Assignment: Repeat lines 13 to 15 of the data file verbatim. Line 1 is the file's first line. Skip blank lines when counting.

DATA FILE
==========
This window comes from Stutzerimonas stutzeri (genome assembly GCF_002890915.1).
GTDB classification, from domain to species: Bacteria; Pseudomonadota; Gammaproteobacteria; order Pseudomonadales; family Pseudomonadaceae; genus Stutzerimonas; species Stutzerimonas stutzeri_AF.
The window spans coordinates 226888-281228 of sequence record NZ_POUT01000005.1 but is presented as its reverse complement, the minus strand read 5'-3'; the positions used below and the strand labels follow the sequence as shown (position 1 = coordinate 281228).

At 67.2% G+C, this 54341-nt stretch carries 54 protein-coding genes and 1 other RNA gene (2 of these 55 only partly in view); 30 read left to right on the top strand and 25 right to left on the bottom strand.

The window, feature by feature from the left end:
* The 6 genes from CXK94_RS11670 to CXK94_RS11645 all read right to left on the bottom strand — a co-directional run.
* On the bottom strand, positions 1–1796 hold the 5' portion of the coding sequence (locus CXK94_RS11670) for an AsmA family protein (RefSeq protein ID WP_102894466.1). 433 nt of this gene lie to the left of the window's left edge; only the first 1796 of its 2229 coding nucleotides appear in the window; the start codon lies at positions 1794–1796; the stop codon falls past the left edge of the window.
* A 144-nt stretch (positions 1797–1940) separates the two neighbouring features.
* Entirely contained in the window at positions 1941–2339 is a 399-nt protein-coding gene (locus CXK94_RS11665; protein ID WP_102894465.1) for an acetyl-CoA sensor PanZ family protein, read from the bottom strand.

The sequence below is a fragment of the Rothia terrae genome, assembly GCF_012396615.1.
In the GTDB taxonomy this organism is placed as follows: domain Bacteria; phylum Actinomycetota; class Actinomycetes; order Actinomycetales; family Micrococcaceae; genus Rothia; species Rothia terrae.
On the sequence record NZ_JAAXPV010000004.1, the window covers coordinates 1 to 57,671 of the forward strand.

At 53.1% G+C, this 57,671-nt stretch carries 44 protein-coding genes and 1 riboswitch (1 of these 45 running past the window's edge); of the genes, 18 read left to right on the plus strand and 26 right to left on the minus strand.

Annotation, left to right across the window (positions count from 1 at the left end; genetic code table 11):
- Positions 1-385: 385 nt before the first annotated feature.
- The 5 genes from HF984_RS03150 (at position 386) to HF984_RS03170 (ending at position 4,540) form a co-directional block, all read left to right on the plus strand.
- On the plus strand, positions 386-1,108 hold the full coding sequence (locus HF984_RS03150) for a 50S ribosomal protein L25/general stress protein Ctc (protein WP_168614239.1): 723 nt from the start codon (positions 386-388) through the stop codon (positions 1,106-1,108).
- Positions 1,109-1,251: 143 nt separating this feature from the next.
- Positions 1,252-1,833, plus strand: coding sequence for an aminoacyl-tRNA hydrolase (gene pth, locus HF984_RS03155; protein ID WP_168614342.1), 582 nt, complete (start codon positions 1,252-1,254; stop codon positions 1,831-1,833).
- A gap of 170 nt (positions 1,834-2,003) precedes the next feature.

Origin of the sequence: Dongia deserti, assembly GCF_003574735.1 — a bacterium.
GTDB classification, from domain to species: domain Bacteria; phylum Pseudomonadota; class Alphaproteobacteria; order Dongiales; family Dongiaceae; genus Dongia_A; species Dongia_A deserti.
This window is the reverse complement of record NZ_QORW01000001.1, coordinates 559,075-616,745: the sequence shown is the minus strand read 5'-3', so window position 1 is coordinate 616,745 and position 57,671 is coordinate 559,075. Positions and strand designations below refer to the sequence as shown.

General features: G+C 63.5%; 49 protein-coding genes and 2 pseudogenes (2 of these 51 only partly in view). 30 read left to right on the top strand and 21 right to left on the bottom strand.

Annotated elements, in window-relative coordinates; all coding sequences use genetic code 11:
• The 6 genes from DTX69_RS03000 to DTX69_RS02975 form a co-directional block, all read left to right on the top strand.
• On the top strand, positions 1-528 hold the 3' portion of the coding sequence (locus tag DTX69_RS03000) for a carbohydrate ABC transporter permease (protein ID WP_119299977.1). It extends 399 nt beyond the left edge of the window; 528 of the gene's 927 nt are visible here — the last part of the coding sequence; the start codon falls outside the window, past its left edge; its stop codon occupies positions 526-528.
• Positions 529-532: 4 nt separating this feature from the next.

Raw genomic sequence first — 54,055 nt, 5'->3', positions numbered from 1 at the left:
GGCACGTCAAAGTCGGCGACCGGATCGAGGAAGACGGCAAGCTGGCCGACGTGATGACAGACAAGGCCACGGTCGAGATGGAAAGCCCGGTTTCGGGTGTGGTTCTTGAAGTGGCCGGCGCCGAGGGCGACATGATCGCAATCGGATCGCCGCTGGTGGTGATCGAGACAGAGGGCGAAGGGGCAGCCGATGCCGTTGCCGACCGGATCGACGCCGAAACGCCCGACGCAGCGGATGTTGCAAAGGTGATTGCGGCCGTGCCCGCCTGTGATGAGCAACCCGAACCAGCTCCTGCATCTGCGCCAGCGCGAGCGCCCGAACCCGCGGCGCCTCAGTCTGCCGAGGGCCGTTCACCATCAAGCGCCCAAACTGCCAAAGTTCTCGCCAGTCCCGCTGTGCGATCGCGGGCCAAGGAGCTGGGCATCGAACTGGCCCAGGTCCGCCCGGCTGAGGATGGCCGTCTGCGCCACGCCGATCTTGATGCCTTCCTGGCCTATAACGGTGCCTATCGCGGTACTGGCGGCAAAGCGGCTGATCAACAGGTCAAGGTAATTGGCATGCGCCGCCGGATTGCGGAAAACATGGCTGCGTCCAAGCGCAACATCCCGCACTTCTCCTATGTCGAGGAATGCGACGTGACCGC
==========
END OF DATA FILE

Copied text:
At 53.1% G+C, this 57,671-nt stretch carries 44 protein-coding genes and 1 riboswitch (1 of these 45 running past the window's edge); of the genes, 18 read left to right on the plus strand and 26 right to left on the minus strand.

Annotation, left to right across the window (positions count from 1 at the left end; genetic code table 11):
- Positions 1-385: 385 nt before the first annotated feature.